Tenet v. DoeAnnotate this Case
544 U.S. ___ (2005)
- Opinion (William Hubbs Rehnquist)
- Concurrence (John Paul Stevens)
- Concurrence (Antonin Scalia)
544 U. S. ____ (2005)
TENET V. DOE
544 U. S. ____ (2005)
SUPREME COURT OF THE UNITED STATES
GEORGE J. TENET, INDIVIDUALLY, PORTER J. GOSS, DIRECTOR OF CENTRAL INTELLI- GENCE AND DIRECTOR OF THE CEN- TRAL INTELLIGENCE AGENCY, AND UNITED STATES, PETITIONERS v. JOHN DOE et ux.
on writ of certiorari to the united states court of appeals for the ninth circuit
[March 2, 2005]
Justice Scalia, concurring.
I join the Court’s opinion because I do not agree with Justice Stevens’s concurrence, painting today’s action as a vindication of his opinion concurring in the judgment in Steel Co. v. Citizens for Better Environment, 523 U. S. 83, 112 (1998), in which he would have held that a jurisdictional bar does not prevent the resolution of a merits issue. When today’s opinion refers to the issue in Totten v. United States,92 U. S. 105 (1876), as “the sort of ‘threshold question’ we have recognized may be resolved before addressing jurisdiction,” ante, at 5, n. 4, it is surely not referring to the run-of-the-mill, nonthreshold merits question whether a cause of action exists. And when it describes “the unique and categorical nature of the Totten bar—a rule designed not merely to defeat the asserted claims, but to preclude judicial inquiry,” ibid., it is assuredly not describing the mere everyday absence of a cause of action. As applied today, the bar of Totten is a jurisdictional one.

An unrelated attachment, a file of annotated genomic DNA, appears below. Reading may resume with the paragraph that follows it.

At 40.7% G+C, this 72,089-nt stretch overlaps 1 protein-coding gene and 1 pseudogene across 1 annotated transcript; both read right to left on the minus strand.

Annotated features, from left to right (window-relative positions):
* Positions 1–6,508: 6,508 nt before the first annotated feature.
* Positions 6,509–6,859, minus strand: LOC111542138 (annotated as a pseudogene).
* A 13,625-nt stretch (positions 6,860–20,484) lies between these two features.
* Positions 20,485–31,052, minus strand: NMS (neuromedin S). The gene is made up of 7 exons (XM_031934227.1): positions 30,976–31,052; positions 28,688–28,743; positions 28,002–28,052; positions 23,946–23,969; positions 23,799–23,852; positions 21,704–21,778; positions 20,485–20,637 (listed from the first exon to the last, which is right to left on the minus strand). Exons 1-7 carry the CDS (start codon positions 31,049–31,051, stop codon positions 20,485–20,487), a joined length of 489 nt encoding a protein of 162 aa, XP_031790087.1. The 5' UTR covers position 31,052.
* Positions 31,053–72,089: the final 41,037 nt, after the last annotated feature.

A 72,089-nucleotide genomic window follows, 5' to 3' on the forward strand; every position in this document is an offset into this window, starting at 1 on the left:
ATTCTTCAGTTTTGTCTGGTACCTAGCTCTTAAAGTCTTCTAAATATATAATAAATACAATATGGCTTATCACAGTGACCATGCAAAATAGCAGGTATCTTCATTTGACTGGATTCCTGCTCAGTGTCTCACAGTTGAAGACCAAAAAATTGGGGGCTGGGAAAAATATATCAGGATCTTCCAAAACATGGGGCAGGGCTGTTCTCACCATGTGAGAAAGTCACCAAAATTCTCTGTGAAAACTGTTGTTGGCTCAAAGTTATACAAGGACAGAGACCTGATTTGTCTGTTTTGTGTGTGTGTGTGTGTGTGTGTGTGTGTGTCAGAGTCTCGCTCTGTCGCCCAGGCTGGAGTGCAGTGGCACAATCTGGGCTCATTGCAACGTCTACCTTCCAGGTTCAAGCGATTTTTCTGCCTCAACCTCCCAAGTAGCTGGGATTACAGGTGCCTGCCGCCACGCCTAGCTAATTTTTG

Of course even if it were not, given the squarely applicable precedent of Totten, the absence of a cause of action is so clear that respondents’ claims are frivolous—establishing another jurisdictional ground for dismissal that the Steel Co. majority opinion acknowledges. See 523 U. S., at 89.
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